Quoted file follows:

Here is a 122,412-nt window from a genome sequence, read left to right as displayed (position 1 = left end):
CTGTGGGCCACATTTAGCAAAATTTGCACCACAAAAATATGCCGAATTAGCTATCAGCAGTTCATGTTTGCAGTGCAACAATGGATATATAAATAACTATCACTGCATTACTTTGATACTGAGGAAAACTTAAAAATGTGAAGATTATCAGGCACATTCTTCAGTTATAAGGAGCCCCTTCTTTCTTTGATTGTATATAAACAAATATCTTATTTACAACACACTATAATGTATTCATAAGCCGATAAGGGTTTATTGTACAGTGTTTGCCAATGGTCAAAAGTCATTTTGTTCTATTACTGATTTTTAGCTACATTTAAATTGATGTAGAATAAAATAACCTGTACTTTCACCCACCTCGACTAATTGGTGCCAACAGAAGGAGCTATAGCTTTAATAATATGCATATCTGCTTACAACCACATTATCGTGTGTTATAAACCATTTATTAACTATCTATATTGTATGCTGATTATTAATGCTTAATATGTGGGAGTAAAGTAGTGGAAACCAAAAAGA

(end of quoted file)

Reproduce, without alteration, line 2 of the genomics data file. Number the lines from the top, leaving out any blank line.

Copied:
CTGTGGGCCACATTTAGCAAAATTTGCACCACAAAAATATGCCGAATTAGCTATCAGCAGTTCATGTTTGCAGTGCAACAATGGATATATAAATAACTATCACTGCATTACTTTGATACTGAGGAAAACTTAAAAATGTGAAGATTATCAGGCACATTCTTCAGTTATAAGGAGCCCCTTCTTTCTTTGATTGTATATAAACAAATATCTTATTTACAACACACTATAATGTATTCATAAGCCGATAAGGGTTTATTGTACAGTGTTTGCCAATGGTCAAAAGTCATTTTGTTCTATTACTGATTTTTAGCTACATTTAAATTGATGTAGAATAAAATAACCTGTACTTTCACCCACCTCGACTAATTGGTGCCAACAGAAGGAGCTATAGCTTTAATAATATGCATATCTGCTTACAACCACATTATCGTGTGTTATAAACCATTTATTAACTATCTATATTGTATGCTGATTATTAATGCTTAATATGTGGGAGTAAAGTAGTGGAAACCAAAAAGA